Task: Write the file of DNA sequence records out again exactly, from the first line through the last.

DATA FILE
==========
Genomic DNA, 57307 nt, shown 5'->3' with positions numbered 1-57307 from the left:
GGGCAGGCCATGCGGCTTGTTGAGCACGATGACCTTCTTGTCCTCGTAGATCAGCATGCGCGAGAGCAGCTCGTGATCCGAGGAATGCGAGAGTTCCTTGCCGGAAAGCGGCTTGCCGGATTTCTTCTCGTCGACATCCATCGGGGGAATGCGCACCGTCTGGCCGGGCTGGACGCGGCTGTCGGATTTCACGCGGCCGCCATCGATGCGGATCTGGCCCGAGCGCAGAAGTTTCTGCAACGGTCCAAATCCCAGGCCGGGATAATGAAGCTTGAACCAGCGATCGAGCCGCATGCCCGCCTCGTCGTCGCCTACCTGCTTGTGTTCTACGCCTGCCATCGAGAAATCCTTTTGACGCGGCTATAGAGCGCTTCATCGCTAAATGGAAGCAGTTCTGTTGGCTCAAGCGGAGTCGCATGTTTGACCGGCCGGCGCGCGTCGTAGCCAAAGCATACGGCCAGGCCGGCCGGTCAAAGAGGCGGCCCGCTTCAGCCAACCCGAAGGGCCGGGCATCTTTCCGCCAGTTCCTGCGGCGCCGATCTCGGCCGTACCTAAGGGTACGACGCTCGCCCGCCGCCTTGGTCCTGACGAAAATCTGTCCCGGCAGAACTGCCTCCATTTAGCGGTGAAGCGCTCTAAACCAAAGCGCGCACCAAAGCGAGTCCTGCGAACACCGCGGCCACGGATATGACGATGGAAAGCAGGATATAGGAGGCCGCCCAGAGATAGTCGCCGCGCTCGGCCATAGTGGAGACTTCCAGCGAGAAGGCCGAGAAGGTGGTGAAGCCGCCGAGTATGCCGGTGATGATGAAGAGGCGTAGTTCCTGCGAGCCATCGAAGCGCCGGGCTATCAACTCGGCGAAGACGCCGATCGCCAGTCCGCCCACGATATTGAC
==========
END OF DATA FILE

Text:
Genomic DNA, 57307 nt, shown 5'->3' with positions numbered 1-57307 from the left:
GGGCAGGCCATGCGGCTTGTTGAGCACGATGACCTTCTTGTCCTCGTAGATCAGCATGCGCGAGAGCAGCTCGTGATCCGAGGAATGCGAGAGTTCCTTGCCGGAAAGCGGCTTGCCGGATTTCTTCTCGTCGACATCCATCGGGGGAATGCGCACCGTCTGGCCGGGCTGGACGCGGCTGTCGGATTTCACGCGGCCGCCATCGATGCGGATCTGGCCCGAGCGCAGAAGTTTCTGCAACGGTCCAAATCCCAGGCCGGGATAATGAAGCTTGAACCAGCGATCGAGCCGCATGCCCGCCTCGTCGTCGCCTACCTGCTTGTGTTCTACGCCTGCCATCGAGAAATCCTTTTGACGCGGCTATAGAGCGCTTCATCGCTAAATGGAAGCAGTTCTGTTGGCTCAAGCGGAGTCGCATGTTTGACCGGCCGGCGCGCGTCGTAGCCAAAGCATACGGCCAGGCCGGCCGGTCAAAGAGGCGGCCCGCTTCAGCCAACCCGAAGGGCCGGGCATCTTTCCGCCAGTTCCTGCGGCGCCGATCTCGGCCGTACCTAAGGGTACGACGCTCGCCCGCCGCCTTGGTCCTGACGAAAATCTGTCCCGGCAGAACTGCCTCCATTTAGCGGTGAAGCGCTCTAAACCAAAGCGCGCACCAAAGCGAGTCCTGCGAACACCGCGGCCACGGATATGACGATGGAAAGCAGGATATAGGAGGCCGCCCAGAGATAGTCGCCGCGCTCGGCCATAGTGGAGACTTCCAGCGAGAAGGCCGAGAAGGTGGTGAAGCCGCCGAGTATGCCGGTGATGATGAAGAGGCGTAGTTCCTGCGAGCCATCGAAGCGCCGGGCTATCAACTCGGCGAAGACGCCGATCGCCAGTCCGCCCACGATATTGAC